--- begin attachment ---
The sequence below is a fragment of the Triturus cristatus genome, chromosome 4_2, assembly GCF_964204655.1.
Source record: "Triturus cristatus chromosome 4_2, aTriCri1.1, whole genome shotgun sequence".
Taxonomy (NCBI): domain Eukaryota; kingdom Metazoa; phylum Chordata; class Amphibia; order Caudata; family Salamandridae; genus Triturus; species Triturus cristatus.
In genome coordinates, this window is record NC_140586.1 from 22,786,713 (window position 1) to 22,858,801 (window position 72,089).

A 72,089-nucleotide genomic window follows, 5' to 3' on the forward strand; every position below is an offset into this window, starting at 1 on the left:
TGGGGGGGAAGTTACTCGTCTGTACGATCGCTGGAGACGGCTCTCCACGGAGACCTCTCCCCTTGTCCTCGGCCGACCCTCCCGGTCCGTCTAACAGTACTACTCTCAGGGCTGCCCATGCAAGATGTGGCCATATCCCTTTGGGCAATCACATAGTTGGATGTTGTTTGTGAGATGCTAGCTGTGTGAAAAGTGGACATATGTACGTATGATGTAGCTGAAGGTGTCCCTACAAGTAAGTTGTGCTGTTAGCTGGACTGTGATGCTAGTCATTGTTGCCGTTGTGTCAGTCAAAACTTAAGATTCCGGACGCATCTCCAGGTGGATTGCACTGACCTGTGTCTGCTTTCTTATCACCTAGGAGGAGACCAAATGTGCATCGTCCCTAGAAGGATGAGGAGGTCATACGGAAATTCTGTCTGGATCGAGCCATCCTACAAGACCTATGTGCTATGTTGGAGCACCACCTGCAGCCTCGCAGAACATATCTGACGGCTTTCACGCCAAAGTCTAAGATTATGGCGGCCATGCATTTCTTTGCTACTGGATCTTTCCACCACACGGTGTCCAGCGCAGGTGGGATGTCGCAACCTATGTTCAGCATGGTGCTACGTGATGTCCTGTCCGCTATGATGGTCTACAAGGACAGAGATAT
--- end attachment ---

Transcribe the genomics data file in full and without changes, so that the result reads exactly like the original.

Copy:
The sequence below is a fragment of the Triturus cristatus genome, chromosome 4_2, assembly GCF_964204655.1.
Source record: "Triturus cristatus chromosome 4_2, aTriCri1.1, whole genome shotgun sequence".
Taxonomy (NCBI): domain Eukaryota; kingdom Metazoa; phylum Chordata; class Amphibia; order Caudata; family Salamandridae; genus Triturus; species Triturus cristatus.
In genome coordinates, this window is record NC_140586.1 from 22,786,713 (window position 1) to 22,858,801 (window position 72,089).

A 72,089-nucleotide genomic window follows, 5' to 3' on the forward strand; every position below is an offset into this window, starting at 1 on the left:
TGGGGGGGAAGTTACTCGTCTGTACGATCGCTGGAGACGGCTCTCCACGGAGACCTCTCCCCTTGTCCTCGGCCGACCCTCCCGGTCCGTCTAACAGTACTACTCTCAGGGCTGCCCATGCAAGATGTGGCCATATCCCTTTGGGCAATCACATAGTTGGATGTTGTTTGTGAGATGCTAGCTGTGTGAAAAGTGGACATATGTACGTATGATGTAGCTGAAGGTGTCCCTACAAGTAAGTTGTGCTGTTAGCTGGACTGTGATGCTAGTCATTGTTGCCGTTGTGTCAGTCAAAACTTAAGATTCCGGACGCATCTCCAGGTGGATTGCACTGACCTGTGTCTGCTTTCTTATCACCTAGGAGGAGACCAAATGTGCATCGTCCCTAGAAGGATGAGGAGGTCATACGGAAATTCTGTCTGGATCGAGCCATCCTACAAGACCTATGTGCTATGTTGGAGCACCACCTGCAGCCTCGCAGAACATATCTGACGGCTTTCACGCCAAAGTCTAAGATTATGGCGGCCATGCATTTCTTTGCTACTGGATCTTTCCACCACACGGTGTCCAGCGCAGGTGGGATGTCGCAACCTATGTTCAGCATGGTGCTACGTGATGTCCTGTCCGCTATGATGGTCTACAAGGACAGAGATAT